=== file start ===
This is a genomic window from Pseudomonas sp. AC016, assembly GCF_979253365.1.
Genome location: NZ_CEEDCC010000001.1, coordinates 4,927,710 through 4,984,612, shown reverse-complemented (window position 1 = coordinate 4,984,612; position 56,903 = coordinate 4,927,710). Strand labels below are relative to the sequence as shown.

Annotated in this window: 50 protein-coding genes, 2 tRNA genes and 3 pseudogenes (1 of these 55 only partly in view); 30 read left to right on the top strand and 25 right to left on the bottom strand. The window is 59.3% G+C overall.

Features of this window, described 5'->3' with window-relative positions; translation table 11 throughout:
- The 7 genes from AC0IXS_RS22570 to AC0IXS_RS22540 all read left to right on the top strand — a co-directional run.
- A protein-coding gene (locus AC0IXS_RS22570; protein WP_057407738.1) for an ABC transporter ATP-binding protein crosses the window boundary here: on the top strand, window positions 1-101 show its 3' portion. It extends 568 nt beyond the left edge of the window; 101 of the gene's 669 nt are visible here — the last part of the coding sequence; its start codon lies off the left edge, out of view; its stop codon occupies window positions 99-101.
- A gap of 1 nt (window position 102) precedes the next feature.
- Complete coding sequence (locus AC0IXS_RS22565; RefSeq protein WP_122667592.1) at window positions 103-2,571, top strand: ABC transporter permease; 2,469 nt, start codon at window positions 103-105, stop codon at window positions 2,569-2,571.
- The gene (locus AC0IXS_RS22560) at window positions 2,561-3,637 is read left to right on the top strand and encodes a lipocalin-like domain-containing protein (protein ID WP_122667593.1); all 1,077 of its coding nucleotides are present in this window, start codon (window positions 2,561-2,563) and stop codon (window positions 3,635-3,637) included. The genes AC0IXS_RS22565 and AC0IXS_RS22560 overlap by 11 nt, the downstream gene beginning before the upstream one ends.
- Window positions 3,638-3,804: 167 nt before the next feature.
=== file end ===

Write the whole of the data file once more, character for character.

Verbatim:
This is a genomic window from Pseudomonas sp. AC016, assembly GCF_979253365.1.
Genome location: NZ_CEEDCC010000001.1, coordinates 4,927,710 through 4,984,612, shown reverse-complemented (window position 1 = coordinate 4,984,612; position 56,903 = coordinate 4,927,710). Strand labels below are relative to the sequence as shown.

Annotated in this window: 50 protein-coding genes, 2 tRNA genes and 3 pseudogenes (1 of these 55 only partly in view); 30 read left to right on the top strand and 25 right to left on the bottom strand. The window is 59.3% G+C overall.

Features of this window, described 5'->3' with window-relative positions; translation table 11 throughout:
- The 7 genes from AC0IXS_RS22570 to AC0IXS_RS22540 all read left to right on the top strand — a co-directional run.
- A protein-coding gene (locus AC0IXS_RS22570; protein WP_057407738.1) for an ABC transporter ATP-binding protein crosses the window boundary here: on the top strand, window positions 1-101 show its 3' portion. It extends 568 nt beyond the left edge of the window; 101 of the gene's 669 nt are visible here — the last part of the coding sequence; its start codon lies off the left edge, out of view; its stop codon occupies window positions 99-101.
- A gap of 1 nt (window position 102) precedes the next feature.
- Complete coding sequence (locus AC0IXS_RS22565; RefSeq protein WP_122667592.1) at window positions 103-2,571, top strand: ABC transporter permease; 2,469 nt, start codon at window positions 103-105, stop codon at window positions 2,569-2,571.
- The gene (locus AC0IXS_RS22560) at window positions 2,561-3,637 is read left to right on the top strand and encodes a lipocalin-like domain-containing protein (protein ID WP_122667593.1); all 1,077 of its coding nucleotides are present in this window, start codon (window positions 2,561-2,563) and stop codon (window positions 3,635-3,637) included. The genes AC0IXS_RS22565 and AC0IXS_RS22560 overlap by 11 nt, the downstream gene beginning before the upstream one ends.
- Window positions 3,638-3,804: 167 nt before the next feature.